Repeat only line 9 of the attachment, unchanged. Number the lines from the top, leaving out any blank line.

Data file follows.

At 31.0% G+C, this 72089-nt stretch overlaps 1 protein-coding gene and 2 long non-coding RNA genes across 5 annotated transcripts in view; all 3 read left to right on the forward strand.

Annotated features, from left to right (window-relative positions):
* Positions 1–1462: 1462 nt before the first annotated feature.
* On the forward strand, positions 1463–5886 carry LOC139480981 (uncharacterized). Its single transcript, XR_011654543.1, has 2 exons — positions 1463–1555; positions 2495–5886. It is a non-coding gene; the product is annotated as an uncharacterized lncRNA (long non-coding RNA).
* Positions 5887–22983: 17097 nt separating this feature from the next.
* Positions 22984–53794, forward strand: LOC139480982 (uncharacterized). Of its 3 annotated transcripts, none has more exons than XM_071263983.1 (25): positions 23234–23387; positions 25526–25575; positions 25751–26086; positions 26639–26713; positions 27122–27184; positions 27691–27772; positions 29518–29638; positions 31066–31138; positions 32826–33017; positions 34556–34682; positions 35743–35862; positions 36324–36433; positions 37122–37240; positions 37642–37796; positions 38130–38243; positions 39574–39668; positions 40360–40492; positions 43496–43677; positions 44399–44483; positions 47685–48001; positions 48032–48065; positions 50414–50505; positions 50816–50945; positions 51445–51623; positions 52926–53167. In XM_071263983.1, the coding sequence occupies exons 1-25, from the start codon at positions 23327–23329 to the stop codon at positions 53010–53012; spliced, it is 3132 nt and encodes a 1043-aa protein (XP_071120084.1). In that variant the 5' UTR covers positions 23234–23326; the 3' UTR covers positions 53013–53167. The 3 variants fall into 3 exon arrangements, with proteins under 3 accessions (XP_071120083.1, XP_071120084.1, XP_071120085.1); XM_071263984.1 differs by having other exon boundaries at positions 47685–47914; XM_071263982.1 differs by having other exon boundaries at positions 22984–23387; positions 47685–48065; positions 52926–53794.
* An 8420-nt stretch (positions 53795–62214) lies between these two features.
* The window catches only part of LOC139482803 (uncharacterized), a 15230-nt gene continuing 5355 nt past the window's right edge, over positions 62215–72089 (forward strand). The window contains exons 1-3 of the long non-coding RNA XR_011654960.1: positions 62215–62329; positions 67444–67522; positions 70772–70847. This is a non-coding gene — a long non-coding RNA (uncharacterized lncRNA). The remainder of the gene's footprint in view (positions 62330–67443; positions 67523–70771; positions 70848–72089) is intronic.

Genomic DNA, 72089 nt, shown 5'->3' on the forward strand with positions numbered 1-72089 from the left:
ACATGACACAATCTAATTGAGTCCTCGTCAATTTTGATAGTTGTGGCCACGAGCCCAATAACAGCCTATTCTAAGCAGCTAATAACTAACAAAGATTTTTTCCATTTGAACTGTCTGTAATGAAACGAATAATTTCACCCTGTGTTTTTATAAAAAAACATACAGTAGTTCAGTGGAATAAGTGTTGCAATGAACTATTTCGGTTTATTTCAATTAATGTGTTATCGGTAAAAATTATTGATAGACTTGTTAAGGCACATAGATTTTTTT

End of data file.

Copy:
Genomic DNA, 72089 nt, shown 5'->3' on the forward strand with positions numbered 1-72089 from the left: